Greece raised euro1.17 billion ($1.63 billion) Tuesday by selling 13-week treasury bills in an auction that saw lower borrowing rates than a similar issue last month _ modest progress in overcoming its debt crisis.
The sale, originally for euro900 million ($1.2 billion), was oversubscribed 5.19 times and had a yield of 3.75 percent _ down from the 3.98 percent settled in a Sept. 21 auction for similar three-month treasury bills.
Greece began monthly short-term debt issues in September to maintain a presence in the market after its financial crisis effectively blocked it out of the long-term international debt market, with investors demanding prohibitively high interest rates for its bonds.
The country needs to get markets to lend to it at lower interest rates to avoid further financial trouble. Some economists say Greece may still have to restructure its debts in coming years.
Athens is currently receiving rescue loans from a three-year euro110 billion package by the International Monetary Fund and other eurozone countries. In return, the government has imposed strict austerity measures, including trimming pensions, raising taxes and cutting civil servants' pay, in an effort to overhaul its debt-ridden economy.
The crisis broke out late last year, after the newly elected government of Prime Minister George Papandreou drastically revised the country's budget deficit upwards, saying the previous administration had been fudging statistics.
The European Union's statistics agency, Eurostat, is to further revise the deficit and debt figures for 2006-2009, with authorities in Greece saying the deficit for 2009 is expected to rise to about 15 percent or higher.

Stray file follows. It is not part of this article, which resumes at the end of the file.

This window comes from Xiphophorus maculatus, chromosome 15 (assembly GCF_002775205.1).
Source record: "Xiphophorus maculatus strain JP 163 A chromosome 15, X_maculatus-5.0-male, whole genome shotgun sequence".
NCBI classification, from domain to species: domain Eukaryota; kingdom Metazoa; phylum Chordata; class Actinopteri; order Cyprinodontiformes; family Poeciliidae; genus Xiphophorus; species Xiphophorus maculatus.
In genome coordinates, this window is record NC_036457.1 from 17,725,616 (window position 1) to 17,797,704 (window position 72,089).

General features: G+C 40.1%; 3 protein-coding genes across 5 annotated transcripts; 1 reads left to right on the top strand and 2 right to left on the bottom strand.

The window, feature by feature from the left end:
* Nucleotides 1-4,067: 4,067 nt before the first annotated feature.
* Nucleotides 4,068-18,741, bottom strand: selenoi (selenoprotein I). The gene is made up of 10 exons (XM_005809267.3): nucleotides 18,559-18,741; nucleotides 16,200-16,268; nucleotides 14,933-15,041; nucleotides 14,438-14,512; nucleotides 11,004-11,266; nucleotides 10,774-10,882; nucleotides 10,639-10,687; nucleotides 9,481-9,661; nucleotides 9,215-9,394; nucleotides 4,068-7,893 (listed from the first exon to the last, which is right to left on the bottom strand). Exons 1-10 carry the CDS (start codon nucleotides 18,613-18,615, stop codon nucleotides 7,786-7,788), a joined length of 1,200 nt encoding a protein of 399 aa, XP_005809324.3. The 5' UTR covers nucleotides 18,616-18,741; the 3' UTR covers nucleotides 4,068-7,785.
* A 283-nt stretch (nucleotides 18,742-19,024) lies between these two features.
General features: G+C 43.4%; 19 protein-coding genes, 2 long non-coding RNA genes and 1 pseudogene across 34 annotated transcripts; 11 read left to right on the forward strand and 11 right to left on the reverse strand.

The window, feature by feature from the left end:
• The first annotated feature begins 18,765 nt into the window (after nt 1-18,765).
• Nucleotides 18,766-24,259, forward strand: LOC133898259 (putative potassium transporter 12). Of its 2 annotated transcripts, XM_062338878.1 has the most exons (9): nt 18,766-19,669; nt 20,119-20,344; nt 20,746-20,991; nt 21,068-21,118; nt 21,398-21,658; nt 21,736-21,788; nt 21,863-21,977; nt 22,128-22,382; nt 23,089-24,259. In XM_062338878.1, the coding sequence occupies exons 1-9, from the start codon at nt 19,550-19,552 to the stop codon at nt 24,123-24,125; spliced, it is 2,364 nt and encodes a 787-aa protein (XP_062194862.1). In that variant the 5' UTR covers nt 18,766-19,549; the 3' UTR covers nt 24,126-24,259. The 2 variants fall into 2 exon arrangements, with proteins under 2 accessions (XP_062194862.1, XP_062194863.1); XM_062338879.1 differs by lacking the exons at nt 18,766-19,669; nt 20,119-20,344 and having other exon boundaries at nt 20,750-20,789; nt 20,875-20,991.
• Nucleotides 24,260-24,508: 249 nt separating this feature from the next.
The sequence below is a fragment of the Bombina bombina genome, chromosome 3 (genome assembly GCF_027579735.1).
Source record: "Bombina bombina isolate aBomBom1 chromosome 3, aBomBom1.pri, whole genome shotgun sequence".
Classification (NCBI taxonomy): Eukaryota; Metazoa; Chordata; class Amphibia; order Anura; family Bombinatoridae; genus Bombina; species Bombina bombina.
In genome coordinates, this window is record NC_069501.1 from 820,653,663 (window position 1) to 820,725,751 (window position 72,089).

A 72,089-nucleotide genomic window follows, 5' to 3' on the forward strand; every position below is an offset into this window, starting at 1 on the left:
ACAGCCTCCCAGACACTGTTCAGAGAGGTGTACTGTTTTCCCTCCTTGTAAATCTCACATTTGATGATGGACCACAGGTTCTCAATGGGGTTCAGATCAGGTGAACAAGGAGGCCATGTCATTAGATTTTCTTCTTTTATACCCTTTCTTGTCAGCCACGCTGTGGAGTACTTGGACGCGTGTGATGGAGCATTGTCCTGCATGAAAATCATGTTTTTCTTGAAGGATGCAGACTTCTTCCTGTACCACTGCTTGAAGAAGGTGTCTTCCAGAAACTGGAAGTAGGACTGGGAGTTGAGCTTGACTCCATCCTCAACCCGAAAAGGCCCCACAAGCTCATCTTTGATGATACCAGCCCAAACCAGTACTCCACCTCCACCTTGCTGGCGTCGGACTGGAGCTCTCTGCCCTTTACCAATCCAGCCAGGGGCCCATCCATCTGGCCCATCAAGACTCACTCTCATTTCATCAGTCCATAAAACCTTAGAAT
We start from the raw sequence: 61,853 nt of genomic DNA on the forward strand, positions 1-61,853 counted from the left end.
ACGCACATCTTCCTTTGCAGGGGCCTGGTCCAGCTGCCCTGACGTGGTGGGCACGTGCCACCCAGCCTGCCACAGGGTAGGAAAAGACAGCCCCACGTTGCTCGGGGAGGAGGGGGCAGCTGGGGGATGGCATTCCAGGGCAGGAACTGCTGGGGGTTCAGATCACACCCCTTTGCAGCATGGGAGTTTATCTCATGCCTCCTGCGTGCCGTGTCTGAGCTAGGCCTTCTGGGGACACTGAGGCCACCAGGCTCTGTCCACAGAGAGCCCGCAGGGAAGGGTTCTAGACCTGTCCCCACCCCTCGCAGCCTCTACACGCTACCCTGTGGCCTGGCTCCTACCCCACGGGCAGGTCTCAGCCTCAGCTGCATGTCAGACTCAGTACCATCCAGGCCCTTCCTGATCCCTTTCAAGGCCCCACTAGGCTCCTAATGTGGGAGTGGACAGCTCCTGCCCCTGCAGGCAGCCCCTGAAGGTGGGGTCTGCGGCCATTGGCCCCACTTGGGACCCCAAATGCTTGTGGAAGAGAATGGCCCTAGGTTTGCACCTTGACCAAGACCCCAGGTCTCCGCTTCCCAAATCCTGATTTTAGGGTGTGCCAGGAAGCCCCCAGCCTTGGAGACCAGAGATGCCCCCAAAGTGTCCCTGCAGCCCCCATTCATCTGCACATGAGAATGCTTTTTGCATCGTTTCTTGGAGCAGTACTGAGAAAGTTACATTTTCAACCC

But the government insists that it will still meet its targets of reducing the deficit to 8.1 this year and 7.6 percent by the end of 2011.
The upcoming revision "in no way changes the targets or the ability of the Greek government to achieve the goals it has set," Finance Minister George Papaconstantinou told reporters in Luxembourg, where he was attending a meeting of EU finance ministers.
In Athens, the government announced a nearly euro2.6 billion ($3.6 billion) jobs package to combat unemployment, which is expected to reach 15 percent in the next two years. The measures aim to help create or retain 670,000 jobs.
"Unemployment is the number one problem we have before us," Papandreou said during a meeting with the heads of business and labor groups. "There is no point today for one to lie about the true problems and just create impressions. Unemployment in our country exists, and exists today as a result of an economy that has been slowly dying for years."
Papandreou said the government's aim was to "strike at the root of the problems, because we have had the engines of growth turned off for a long time."
The government has said the unemployment rate, which stood at 12 percent in July, is set to rise to 14.5 percent next year and 15 percent in 2012.
The measures include subsidies for employers to help meet social contributions for workers, the hiring of unemployed young people and women, and the support of those considered particularly vulnerable, including the handicapped, people released from prison and drug addicts.
"Businesses cannot be viable, when a large section of our society is unemployed and has no essential consumer power," Papandreou said. "On the other hand, citizens cannot find work if the country's businesses are not healthy, viable, competitive and don't invest in manpower."